on the data links and you had to have some way of knowing when the other guy
was done as in really did release the button and it was also to confirm the
button didn't stick as in heard in the astronauts headphone when he released 
the button (or VOX).  Until CB adopted it if you heard a over beep  is was likely
a repeater (usually ham) or space based radio (space program).

To date I know of the use of "over beep" appearing is standard communications
systems, those being Space program, Repeaters, military systems that use
satellite links, and CB.

Personally I don't care, if its short and unobtrusive.  It does however represent 
a range of what one can do with a MPU of reasonable power and programming.

Allison

Re: nextion 2.8 installation

HB9FIH
 

Dave have a look int the site. There is a vy nice description how to do step by step.
http://www.hamskey.com/2019/04/release-cec-firmware-v1200-for-ubitx.html?m=1

Erich



On Mon, Oct 28, 2019 at 11:23 PM, <dgclifford@...> wrote:
Hi men I  know i am a bit late to the party .I have finished  my ubitx   and it works a treat,  i also have the nextion 2.8 front panel and the nextion 2.8 unit. The question is where to start having never done much software work i feel at a bit of a loss, are there any step by step guides available that will take me through the process of installation and maybe update my software.  Should i get one thing done at a time or go for both in one session .Any views or help would be most gratefully  received  Dave C     GW0NVF

nextion 2.8 installation

dave
 

Hi men I  know i am a bit late to the party .I have finished  my ubitx   and it works a treat,  i also have the nextion 2.8 front panel and the nextion 2.8 unit. The question is where to start having never done much software work i feel at a bit of a loss, are there any step by step guides available that will take me through the process of installation and maybe update my software.  Should i get one thing done at a time or go for both in one session .Any views or help would be most gratefully  received  Dave C     GW0NVF

Re: How to secure the inductors

Geoff G3NPI
 

Nigel,

 

Please be aware that if the Toroids are very close to a metal surface it may detune them.

 

73

 

Geoff  G3NPI   EX  ZS1GS a very l o n g time ago………

 

Sent from Mail for Windows 10

 


Virus-free. www.avg.com

Re: How to secure the inductors

Nigel
 

Greetings from ZS land :-)

Timing of question is perfect!  Reason being is that I am nearing assembly stage of my V3 uBitx now that the hardware design / fabrication is almost complete and due to space limitations, I need to reduce overall height of main board / components in one area by a couple of mm. The items that are proving too high are the toroids associated with the mixers.

On inspection, I notice that there are plastic / nylon bases (well at least they melt if prodded with the tip of a hot soldering iron!) between the pcb and the toroid serving to keep the windings in position (I guess?).  My plan is to remove so that each 'transformer' assembly will be lowered and hence allow use of the case I am building. An alternative (but this is likely to be more disruptive than just lowering) is to mount the transformers on their side.

Hence my interest in this topic as wondering if by removing the toroid base (or changing orientation but keeping the relative 90 degree alignments) there will be any (significant) difference to performance?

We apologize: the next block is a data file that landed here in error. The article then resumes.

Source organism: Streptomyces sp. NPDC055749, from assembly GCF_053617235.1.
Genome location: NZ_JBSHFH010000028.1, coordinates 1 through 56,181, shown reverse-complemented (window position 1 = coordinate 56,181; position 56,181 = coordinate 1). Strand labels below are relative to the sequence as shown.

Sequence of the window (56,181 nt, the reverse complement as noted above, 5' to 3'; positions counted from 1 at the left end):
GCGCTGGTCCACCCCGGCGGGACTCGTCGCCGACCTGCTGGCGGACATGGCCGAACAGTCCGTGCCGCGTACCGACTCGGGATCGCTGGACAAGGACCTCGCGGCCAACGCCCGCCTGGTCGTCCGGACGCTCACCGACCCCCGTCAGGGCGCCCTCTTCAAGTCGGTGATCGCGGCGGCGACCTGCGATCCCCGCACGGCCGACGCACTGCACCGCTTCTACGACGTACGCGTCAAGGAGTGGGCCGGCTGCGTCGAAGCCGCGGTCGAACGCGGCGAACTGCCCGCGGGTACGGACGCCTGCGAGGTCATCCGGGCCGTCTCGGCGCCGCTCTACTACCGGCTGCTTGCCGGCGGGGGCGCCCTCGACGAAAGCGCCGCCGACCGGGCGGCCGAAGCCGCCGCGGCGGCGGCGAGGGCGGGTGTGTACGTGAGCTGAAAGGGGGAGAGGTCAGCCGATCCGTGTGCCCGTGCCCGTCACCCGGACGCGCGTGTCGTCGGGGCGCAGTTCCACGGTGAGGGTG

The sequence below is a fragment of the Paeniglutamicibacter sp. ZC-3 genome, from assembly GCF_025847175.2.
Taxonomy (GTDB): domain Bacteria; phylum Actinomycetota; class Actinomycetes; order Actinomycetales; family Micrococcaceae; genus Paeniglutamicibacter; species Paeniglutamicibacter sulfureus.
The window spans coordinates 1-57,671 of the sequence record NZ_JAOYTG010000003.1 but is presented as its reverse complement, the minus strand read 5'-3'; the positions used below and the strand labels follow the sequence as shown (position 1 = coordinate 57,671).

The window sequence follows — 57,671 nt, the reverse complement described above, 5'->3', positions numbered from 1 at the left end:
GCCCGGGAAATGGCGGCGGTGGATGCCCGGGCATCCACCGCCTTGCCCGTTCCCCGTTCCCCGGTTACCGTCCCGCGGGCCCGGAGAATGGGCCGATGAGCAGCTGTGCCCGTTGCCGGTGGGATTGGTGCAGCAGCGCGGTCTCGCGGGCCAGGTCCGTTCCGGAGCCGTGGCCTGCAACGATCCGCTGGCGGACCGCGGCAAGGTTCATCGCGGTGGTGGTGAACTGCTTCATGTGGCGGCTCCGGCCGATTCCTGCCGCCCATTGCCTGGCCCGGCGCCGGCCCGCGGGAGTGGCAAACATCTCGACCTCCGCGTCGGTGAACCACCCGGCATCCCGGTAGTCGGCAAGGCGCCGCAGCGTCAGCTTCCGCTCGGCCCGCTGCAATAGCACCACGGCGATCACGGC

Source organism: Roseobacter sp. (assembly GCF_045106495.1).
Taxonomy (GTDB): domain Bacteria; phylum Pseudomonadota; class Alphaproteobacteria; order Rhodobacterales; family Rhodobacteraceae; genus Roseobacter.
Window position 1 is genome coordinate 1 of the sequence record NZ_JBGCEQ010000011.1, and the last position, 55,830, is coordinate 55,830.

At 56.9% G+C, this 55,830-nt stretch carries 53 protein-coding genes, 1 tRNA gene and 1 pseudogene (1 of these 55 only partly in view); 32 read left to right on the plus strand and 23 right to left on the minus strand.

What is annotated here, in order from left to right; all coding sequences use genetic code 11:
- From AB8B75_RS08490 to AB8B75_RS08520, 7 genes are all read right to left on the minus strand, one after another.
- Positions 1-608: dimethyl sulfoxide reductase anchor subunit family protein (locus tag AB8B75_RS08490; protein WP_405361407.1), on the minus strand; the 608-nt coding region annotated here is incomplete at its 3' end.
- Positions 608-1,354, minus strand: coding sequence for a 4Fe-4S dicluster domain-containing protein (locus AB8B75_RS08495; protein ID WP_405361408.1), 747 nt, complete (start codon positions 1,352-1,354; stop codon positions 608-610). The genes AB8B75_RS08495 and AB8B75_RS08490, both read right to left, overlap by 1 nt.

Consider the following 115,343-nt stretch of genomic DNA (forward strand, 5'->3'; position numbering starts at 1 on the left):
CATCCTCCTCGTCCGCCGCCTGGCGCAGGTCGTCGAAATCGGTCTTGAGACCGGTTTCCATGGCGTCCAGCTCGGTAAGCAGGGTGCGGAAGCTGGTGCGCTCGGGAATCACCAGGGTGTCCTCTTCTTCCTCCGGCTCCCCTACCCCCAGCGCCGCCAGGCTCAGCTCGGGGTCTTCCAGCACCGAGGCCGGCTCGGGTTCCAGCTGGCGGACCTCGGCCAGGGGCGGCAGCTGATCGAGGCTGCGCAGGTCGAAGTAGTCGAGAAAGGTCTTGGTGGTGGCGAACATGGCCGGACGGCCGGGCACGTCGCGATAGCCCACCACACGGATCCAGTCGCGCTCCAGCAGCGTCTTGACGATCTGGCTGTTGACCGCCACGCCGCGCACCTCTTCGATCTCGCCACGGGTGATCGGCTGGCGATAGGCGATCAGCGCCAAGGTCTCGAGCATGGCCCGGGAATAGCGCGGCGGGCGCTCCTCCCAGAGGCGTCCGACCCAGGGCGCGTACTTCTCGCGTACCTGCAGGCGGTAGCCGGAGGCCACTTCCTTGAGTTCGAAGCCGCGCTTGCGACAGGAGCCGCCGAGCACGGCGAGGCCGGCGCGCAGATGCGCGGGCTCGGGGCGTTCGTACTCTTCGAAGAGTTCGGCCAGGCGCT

Anyone care to comment?

I have thought about making a temporary harness to test prior to undertaking the modifications but hopefully someone who can advise will make that step unnecessary. Then again, I am thinking that if this was a VHF or above unit then yes, there would more than likely be a difference but at HF I doubt it. Guess is better to ask than find out the hard way!

As an aside, my intention is to test after assembly BEFORE adding enhancements / changing the firmware...

Many thanks in advance for any and all feedback.

Best regards to all

Nigel ZS6RN ex G8DEV (l-o-n-g time ago)

Re: #bitx40 New BitX40 firmware release with Roger Beep function #bitx40

ajparent1/kb1gmx
 

Donald,

OM mode and some history.

The roger beep was not a common thing until the CB  mess broke down
in the early 80s and it was often accompanied with  other electronic noise
makers and profanity.  Then that mess started move into the lower (cw)
sections of the 10M band and they got tired of freebanding.

Most of us back when that used CB found it annoying and unneeded especially
for SSB.  The general feeling is it was those that were disruptive or trying to
feel like they were running something important doing it initially.  It was
especially noxious when it appeared in the 80s.  Then it became a feature
on CB radios (a signal that those that were modified for non CB allocated
frequencies) and later Chinese made HTs.

One questions the importance of the beep and its need.  For the Space activities 
(Mercury and later) it was needed as the communications were actually full duplex
on the data links and you had to have some way of knowing when the other guy
was done as in really did release the button and it was also to confirm the
button didn't stick as in heard in the astronauts headphone when he released 
the button (or VOX).  Until CB adopted it if you heard a over beep  is was likely
a repeater (usually ham) or space based radio (space program).

To date I know of the use of "over beep" appearing is standard communications
systems, those being Space program, Repeaters, military systems that use
satellite links, and CB.

Personally I don't care, if its short and unobtrusive.  It does however represent 
a range of what one can do with a MPU of reasonable power and programming.

Allison